Edit: It's good that your child doing well and you should feel proud for encouraging them. I think that the nice thing about STEM is that all hard-working students are rewarded by knowledge and opportunity.
     
    Last edited: May 26, 2014
  11. May 26, 2014 #10
    My daughter did not get any specific grants or aid due to her gender. She was not accept to her school or the EE program based on gender. She had a statistically perfect verbal SAT score. and her math score was a little lower, but not much ( her high school math program catered to state testing and not actually prepping for college. so she had not even had TRIG, or Calc1 when she had taken the SAT's ).

    Maybe affirmative action does occur, but my daughter did not benefit from and it actually hurt her,,, because it is assumed that she is only there as window dressing or some gift.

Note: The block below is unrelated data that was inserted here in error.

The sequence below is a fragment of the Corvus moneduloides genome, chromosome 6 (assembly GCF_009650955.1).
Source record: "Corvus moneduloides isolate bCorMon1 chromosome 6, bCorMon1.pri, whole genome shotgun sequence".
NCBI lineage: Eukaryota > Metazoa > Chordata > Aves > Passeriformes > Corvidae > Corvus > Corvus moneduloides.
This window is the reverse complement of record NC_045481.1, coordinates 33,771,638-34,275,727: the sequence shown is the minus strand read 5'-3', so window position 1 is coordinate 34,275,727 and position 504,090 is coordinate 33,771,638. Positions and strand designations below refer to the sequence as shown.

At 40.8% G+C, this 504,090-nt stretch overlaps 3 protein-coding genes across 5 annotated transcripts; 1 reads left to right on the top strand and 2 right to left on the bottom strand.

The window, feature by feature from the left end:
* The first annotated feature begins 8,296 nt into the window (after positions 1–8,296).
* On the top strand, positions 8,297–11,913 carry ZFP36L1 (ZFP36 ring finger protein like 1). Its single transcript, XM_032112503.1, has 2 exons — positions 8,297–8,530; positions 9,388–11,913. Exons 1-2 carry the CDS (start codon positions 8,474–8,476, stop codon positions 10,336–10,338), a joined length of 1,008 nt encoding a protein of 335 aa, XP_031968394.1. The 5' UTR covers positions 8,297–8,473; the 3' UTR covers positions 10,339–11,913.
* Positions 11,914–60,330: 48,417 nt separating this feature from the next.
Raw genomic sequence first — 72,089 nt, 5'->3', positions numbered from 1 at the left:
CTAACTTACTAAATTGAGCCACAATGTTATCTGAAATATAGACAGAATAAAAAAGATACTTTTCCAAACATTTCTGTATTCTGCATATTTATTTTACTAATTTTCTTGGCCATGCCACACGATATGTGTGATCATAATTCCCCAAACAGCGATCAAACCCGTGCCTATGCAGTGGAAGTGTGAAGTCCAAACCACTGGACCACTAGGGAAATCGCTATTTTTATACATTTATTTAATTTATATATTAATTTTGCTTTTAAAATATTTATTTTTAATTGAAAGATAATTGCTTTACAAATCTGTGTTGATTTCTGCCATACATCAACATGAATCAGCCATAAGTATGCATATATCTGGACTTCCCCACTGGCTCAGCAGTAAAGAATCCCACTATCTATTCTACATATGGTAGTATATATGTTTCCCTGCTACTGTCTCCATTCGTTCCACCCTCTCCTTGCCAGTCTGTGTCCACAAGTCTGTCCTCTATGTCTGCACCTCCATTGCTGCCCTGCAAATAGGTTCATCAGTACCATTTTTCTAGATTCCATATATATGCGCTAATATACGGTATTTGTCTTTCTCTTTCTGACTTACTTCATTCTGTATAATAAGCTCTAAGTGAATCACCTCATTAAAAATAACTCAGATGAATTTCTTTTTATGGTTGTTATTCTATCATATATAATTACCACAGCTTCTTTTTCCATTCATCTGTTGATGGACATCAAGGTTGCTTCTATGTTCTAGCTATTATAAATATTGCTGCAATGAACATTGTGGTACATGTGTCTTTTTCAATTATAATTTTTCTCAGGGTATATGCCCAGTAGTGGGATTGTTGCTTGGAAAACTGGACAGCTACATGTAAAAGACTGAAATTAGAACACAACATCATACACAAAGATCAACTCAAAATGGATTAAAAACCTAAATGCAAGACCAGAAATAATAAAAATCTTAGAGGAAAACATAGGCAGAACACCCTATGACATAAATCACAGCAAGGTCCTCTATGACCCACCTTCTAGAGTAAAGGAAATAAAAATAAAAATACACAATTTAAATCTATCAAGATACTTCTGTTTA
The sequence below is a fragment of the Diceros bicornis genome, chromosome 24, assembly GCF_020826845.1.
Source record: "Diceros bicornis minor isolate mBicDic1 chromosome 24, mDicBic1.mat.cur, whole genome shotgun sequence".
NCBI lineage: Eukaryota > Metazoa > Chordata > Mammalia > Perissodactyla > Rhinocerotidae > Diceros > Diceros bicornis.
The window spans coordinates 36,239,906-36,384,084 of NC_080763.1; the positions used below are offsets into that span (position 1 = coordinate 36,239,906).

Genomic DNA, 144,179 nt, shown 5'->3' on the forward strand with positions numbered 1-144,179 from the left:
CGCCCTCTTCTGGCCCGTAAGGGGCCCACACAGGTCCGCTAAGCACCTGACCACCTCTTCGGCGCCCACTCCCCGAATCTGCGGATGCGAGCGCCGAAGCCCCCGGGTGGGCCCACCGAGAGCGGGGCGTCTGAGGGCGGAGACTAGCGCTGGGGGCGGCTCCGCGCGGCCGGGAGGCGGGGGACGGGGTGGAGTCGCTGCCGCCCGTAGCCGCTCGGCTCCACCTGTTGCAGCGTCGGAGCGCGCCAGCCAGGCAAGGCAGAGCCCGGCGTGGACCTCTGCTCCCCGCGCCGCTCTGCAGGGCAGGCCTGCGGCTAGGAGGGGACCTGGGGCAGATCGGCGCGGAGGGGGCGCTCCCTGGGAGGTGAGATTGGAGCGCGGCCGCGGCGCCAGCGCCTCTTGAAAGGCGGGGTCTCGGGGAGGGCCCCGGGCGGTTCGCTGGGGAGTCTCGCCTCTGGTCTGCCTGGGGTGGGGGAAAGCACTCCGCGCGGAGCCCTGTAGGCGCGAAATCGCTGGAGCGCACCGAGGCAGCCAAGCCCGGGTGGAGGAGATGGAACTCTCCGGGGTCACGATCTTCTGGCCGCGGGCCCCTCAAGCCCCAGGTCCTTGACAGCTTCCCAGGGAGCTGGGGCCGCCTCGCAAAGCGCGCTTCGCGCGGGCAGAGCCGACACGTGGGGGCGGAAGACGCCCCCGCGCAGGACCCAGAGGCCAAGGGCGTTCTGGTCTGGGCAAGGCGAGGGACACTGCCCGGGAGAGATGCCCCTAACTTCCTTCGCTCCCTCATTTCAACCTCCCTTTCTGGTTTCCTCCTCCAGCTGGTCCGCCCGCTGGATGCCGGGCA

The way financial aid works, grants really don't help get person X into college, or really even help them pay for it. Grants reduce the part of direct grants and or student loans.. they don't reduce the student financial part of the equation. So if your expected contribution is 5,000 of a 30,000 annual cost, a 5,000 grant does not cover your part, it comes out of the other 25,000 you would have received as part of federal loans and grants, or any grants the school would have given.
     
  12. May 27, 2014 #11

    Borek

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    My understanding is that the affirmative action is only temporary - once it will promote enough minorities to shift the situation it will be no longer needed.

    I have a feeling this is one of these cases when you are wrong whether you do something, or do nothing - you just get flak from different corners.

    And... the world is full of jerks. Please disperse, there is nothing to see.

    Fingers crossed for your daughter :smile:
     
  13. May 27, 2014 #12

    ZombieFeynman

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    Agreed, it is unfortunate situation. It sounds like she is a good student and will reap the rewards of her hard work. I sincerely wish her the best and hope that she is only ever judged by her merit as an engineer and character as an individual.

    ZF